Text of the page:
Anti-Monsanto Farmers Lose Attack on Patents

     (CN) – Noting that Monsanto has agreed not to sue for inadvertent infringement of its genetically modified crops, the Federal Circuit chucked a challenge to 23 of the controversial biotechnology company’s patents.
     Monsanto patented its method of making a genetically modified organism resistant to the herbicide Roundup that it also sells. The resulting seeds are known as Roundup Ready.
     Farmers can either buy these seeds directly from Monsanto, or seed producers can insert the Roundup Ready genetic trait into their plants by licensing the technology.
     Monsanto meanwhile has brought 144 infringement lawsuits alleging unauthorized use of its seed between 1997 and 2010.
     Some growers are opposed, however, to treating their crops with glyphosate-based weed killers like Roundup and thus have no need for transgenic seeds incorporating Monsanto’s technologies.
     They said Monsanto could nevertheless still accuse them of patent infringement because transgenic seeds have become ubiquitous and could naturally contaminate their crops despite their best efforts.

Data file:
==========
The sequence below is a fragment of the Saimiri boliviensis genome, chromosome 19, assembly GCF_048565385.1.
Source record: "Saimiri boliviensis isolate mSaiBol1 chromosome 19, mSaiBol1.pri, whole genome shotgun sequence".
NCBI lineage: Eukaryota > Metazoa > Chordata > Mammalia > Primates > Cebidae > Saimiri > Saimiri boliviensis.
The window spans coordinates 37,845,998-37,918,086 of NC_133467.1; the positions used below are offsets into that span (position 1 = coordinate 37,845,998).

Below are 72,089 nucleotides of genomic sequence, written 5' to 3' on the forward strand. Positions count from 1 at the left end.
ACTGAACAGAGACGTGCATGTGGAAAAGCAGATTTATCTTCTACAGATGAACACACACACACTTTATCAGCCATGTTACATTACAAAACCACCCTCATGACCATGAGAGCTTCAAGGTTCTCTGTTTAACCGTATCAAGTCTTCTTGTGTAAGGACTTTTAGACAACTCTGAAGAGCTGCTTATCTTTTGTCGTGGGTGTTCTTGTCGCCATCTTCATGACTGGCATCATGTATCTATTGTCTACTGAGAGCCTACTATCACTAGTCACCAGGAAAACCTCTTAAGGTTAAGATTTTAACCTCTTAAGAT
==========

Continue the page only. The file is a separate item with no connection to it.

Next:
Between 85 percent and 90 percent of all soybeans, corn, cotton, sugar beets and canola grown in the United States allegedly contain Monsanto’s patented genes, forcing organic farmers to forgo growing conventional corn, cotton, canola, sugar beets, soybeans and alfalfa, they claimed.
     In a 2011 complaint, a coalition of farmers, seed sellers and agricultural groups wanted a federal judge to invalidate 23 of Monsanto’s patents.
     U.S. District Judge Naomi Buchwald in Manhattan dismissed the action, however, after finding that there was no live controversy.
     She noted that Monsanto has publicly averred that it would never exercise its patent rights against farmers whose crops inadvertently express trace amounts of patented seeds or traits.
     A three-judge panel of the Federal Circuit affirmed dismissal Monday.
     “In sum, Monsanto’s binding representations remove any risk of suit against the appellants as users or sellers of trace amounts (less than one percent) of modified seed,” Judge Timothy Dyk wrote for the Washington-based panel. “The appellants have alleged no concrete plans or activities to use or sell greater than trace amounts of modified seed, and accordingly fail to show any risk of suit on that basis. The appellants therefore lack an essential element of standing. The District Court correctly concluded that it lacks Declaratory Judgment Act jurisdiction.”
     Judges William Bryson and Kimberly Moore concurred with Dyk.

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